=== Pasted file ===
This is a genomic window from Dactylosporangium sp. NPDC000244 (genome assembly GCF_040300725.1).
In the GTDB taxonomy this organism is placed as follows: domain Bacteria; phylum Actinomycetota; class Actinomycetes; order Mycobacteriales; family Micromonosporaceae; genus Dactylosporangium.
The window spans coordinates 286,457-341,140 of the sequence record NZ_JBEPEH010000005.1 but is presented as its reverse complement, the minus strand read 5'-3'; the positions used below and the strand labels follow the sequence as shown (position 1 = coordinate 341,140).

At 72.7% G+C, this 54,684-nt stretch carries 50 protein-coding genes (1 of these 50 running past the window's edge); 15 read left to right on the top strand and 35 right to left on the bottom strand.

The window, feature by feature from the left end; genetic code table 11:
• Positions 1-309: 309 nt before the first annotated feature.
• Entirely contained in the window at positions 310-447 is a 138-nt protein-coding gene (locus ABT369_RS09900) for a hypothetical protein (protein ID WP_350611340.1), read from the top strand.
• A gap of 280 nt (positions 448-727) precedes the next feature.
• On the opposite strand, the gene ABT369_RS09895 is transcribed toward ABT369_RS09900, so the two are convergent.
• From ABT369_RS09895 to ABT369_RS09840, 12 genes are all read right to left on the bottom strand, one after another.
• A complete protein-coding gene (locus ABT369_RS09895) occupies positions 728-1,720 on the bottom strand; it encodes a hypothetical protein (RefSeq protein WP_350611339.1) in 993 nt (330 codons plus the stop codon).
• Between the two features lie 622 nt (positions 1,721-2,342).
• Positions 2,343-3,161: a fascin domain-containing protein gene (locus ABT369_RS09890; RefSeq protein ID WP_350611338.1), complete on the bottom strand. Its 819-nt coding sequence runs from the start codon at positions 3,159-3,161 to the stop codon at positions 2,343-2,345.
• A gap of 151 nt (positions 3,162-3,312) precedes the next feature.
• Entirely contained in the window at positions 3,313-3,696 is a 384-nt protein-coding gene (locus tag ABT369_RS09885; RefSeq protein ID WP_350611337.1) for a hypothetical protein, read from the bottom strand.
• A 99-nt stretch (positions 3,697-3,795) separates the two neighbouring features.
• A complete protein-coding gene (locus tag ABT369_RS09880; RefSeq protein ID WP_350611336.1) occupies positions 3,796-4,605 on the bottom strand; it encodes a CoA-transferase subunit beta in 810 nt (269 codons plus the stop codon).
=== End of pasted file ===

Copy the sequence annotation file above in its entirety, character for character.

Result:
This is a genomic window from Dactylosporangium sp. NPDC000244 (genome assembly GCF_040300725.1).
In the GTDB taxonomy this organism is placed as follows: domain Bacteria; phylum Actinomycetota; class Actinomycetes; order Mycobacteriales; family Micromonosporaceae; genus Dactylosporangium.
The window spans coordinates 286,457-341,140 of the sequence record NZ_JBEPEH010000005.1 but is presented as its reverse complement, the minus strand read 5'-3'; the positions used below and the strand labels follow the sequence as shown (position 1 = coordinate 341,140).

At 72.7% G+C, this 54,684-nt stretch carries 50 protein-coding genes (1 of these 50 running past the window's edge); 15 read left to right on the top strand and 35 right to left on the bottom strand.

The window, feature by feature from the left end; genetic code table 11:
• Positions 1-309: 309 nt before the first annotated feature.
• Entirely contained in the window at positions 310-447 is a 138-nt protein-coding gene (locus ABT369_RS09900) for a hypothetical protein (protein ID WP_350611340.1), read from the top strand.
• A gap of 280 nt (positions 448-727) precedes the next feature.
• On the opposite strand, the gene ABT369_RS09895 is transcribed toward ABT369_RS09900, so the two are convergent.
• From ABT369_RS09895 to ABT369_RS09840, 12 genes are all read right to left on the bottom strand, one after another.
• A complete protein-coding gene (locus ABT369_RS09895) occupies positions 728-1,720 on the bottom strand; it encodes a hypothetical protein (RefSeq protein WP_350611339.1) in 993 nt (330 codons plus the stop codon).
• Between the two features lie 622 nt (positions 1,721-2,342).
• Positions 2,343-3,161: a fascin domain-containing protein gene (locus ABT369_RS09890; RefSeq protein ID WP_350611338.1), complete on the bottom strand. Its 819-nt coding sequence runs from the start codon at positions 3,159-3,161 to the stop codon at positions 2,343-2,345.
• A gap of 151 nt (positions 3,162-3,312) precedes the next feature.
• Entirely contained in the window at positions 3,313-3,696 is a 384-nt protein-coding gene (locus tag ABT369_RS09885; RefSeq protein ID WP_350611337.1) for a hypothetical protein, read from the bottom strand.
• A 99-nt stretch (positions 3,697-3,795) separates the two neighbouring features.
• A complete protein-coding gene (locus tag ABT369_RS09880; RefSeq protein ID WP_350611336.1) occupies positions 3,796-4,605 on the bottom strand; it encodes a CoA-transferase subunit beta in 810 nt (269 codons plus the stop codon).